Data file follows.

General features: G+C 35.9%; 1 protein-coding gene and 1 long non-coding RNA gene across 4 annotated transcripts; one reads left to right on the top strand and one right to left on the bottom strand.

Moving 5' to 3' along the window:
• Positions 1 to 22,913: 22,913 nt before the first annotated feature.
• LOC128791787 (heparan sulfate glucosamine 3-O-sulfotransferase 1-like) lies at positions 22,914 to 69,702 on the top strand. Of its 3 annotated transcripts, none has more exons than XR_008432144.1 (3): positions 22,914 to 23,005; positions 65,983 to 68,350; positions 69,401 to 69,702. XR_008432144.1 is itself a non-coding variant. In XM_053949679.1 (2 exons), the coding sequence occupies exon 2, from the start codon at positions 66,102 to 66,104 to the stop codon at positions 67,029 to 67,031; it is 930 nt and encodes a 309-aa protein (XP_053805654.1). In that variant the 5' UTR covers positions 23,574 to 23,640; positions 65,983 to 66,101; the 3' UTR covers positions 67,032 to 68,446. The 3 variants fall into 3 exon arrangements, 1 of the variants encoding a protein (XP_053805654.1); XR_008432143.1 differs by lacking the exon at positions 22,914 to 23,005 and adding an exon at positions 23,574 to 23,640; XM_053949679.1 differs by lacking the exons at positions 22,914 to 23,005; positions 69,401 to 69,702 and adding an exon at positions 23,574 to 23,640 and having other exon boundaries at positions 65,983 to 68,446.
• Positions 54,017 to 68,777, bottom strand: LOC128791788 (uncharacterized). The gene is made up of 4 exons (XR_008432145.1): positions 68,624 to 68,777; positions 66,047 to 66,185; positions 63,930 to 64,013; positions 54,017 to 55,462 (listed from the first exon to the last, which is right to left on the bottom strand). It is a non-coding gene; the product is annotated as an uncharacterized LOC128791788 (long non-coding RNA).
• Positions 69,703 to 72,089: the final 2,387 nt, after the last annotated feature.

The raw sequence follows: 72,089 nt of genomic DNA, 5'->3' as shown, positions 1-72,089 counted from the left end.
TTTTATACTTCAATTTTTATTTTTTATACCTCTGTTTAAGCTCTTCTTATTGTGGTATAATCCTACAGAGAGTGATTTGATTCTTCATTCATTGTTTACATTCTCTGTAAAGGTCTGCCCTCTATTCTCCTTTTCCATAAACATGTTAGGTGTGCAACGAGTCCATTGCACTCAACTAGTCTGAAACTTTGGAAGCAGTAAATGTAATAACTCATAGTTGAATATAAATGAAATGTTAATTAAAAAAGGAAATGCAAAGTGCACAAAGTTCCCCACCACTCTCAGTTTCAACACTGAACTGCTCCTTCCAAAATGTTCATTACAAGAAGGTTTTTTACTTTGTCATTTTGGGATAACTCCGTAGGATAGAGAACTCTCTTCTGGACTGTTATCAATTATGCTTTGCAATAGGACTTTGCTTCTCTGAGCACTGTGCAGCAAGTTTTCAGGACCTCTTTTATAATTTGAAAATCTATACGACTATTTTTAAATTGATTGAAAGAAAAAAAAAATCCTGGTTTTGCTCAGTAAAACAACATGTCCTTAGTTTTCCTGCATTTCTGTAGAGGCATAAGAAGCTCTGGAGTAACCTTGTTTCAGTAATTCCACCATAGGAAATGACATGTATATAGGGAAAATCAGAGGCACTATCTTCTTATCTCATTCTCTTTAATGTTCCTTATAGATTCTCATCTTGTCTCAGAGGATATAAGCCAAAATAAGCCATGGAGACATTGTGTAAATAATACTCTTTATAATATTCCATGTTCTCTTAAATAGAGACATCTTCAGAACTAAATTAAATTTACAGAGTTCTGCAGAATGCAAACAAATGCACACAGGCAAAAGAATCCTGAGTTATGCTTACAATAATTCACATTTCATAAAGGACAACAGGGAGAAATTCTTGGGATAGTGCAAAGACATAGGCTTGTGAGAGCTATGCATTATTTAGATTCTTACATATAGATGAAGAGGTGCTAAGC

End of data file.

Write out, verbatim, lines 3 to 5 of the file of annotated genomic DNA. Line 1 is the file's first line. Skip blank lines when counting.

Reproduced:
• Positions 1 to 22,913: 22,913 nt before the first annotated feature.
• LOC128791787 (heparan sulfate glucosamine 3-O-sulfotransferase 1-like) lies at positions 22,914 to 69,702 on the top strand. Of its 3 annotated transcripts, none has more exons than XR_008432144.1 (3): positions 22,914 to 23,005; positions 65,983 to 68,350; positions 69,401 to 69,702. XR_008432144.1 is itself a non-coding variant. In XM_053949679.1 (2 exons), the coding sequence occupies exon 2, from the start codon at positions 66,102 to 66,104 to the stop codon at positions 67,029 to 67,031; it is 930 nt and encodes a 309-aa protein (XP_053805654.1). In that variant the 5' UTR covers positions 23,574 to 23,640; positions 65,983 to 66,101; the 3' UTR covers positions 67,032 to 68,446. The 3 variants fall into 3 exon arrangements, 1 of the variants encoding a protein (XP_053805654.1); XR_008432143.1 differs by lacking the exon at positions 22,914 to 23,005 and adding an exon at positions 23,574 to 23,640; XM_053949679.1 differs by lacking the exons at positions 22,914 to 23,005; positions 69,401 to 69,702 and adding an exon at positions 23,574 to 23,640 and having other exon boundaries at positions 65,983 to 68,446.
• Positions 54,017 to 68,777, bottom strand: LOC128791788 (uncharacterized). The gene is made up of 4 exons (XR_008432145.1): positions 68,624 to 68,777; positions 66,047 to 66,185; positions 63,930 to 64,013; positions 54,017 to 55,462 (listed from the first exon to the last, which is right to left on the bottom strand). It is a non-coding gene; the product is annotated as an uncharacterized LOC128791788 (long non-coding RNA).